Has it been a while since you've written a paper and you don't know where to begin? This guide will remind you of the process of writing a paper and will direct you to further information on each step.
Traditional Steps To Writing A Paper
Some of these steps can be moved around. For instance, an instructor might want your thesis statement after you've done your research. You might create an outline, based on your instructor's required paper elements, before you begin your research. These are the general steps for paper writing regardless if it's for a class or for submission to a journal.
This might be a short process or a longer process depending on whether or not you have ideas for the paper you're going to write. If you're struggling, check out these resources on the pre-writing process.
Choosing A Topic Suggestions
Developing A Thesis Statement
This works well with PICO, by the way. For example, let's say you would like to write a research paper on using St. John's Wort to treat depression in women entering menopause. What would your PICO be?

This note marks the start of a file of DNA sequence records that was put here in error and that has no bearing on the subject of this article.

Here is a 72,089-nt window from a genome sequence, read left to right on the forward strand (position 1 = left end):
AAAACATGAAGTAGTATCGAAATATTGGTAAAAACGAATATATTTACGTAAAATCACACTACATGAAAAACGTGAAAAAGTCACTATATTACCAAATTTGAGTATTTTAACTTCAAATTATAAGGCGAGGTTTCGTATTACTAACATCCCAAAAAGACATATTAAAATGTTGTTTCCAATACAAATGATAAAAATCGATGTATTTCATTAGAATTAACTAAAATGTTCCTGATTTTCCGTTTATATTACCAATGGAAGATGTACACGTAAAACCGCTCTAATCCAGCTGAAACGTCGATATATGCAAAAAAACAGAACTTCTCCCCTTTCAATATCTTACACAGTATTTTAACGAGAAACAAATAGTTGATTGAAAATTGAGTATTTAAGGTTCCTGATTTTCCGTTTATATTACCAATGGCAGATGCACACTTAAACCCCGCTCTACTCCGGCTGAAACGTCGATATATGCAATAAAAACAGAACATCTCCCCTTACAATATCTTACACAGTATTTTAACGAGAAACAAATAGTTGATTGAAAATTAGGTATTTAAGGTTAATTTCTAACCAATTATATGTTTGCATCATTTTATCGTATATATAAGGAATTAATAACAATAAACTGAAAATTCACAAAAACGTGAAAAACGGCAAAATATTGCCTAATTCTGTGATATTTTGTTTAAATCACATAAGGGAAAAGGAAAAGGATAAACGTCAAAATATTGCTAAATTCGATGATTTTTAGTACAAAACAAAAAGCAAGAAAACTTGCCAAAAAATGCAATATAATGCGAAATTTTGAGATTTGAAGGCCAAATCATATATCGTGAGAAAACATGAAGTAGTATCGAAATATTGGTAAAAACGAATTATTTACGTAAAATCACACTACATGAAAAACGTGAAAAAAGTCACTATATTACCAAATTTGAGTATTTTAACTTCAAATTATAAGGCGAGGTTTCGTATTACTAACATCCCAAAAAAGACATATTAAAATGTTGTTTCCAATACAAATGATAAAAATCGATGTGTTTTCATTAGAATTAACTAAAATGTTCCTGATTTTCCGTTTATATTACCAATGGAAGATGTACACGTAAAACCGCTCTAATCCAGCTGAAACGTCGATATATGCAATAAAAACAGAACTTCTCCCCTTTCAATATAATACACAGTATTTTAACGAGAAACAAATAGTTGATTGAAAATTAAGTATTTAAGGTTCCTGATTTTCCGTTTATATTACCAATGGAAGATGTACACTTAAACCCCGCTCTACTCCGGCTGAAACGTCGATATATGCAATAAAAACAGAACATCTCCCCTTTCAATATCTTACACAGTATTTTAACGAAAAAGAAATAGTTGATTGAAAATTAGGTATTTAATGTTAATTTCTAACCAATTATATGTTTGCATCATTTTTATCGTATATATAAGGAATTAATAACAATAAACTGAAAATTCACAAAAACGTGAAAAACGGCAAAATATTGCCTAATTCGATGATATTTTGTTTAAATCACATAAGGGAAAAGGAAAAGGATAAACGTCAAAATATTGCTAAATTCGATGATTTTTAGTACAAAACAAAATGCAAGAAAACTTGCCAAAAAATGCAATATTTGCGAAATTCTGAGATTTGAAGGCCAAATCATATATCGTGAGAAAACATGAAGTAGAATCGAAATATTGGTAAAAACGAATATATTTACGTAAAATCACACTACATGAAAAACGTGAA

P (problem or patient) Women experiencing menopausal symptoms (You may find being more specific here will narrow your results. We'll look at the psychological, psychosomatic and vasomotor symptoms related to menopause).
I (Intervention) St. John's Wort
C (Comparison) We won't use a comparison here but you could compare it to other interventions
O (Outcomes) Fewer psychological, psychosomatic and vasomotor symptoms.
Thesis Statement: The use of St. John's Wort effectively reduces psychological, psychosomatic, and vasomotor symptoms associated with menopause in otherwise healthy women.
Use this guide to find tools and resources to help you write more clearly, easily and with confidence.
|About the Writing Lab:
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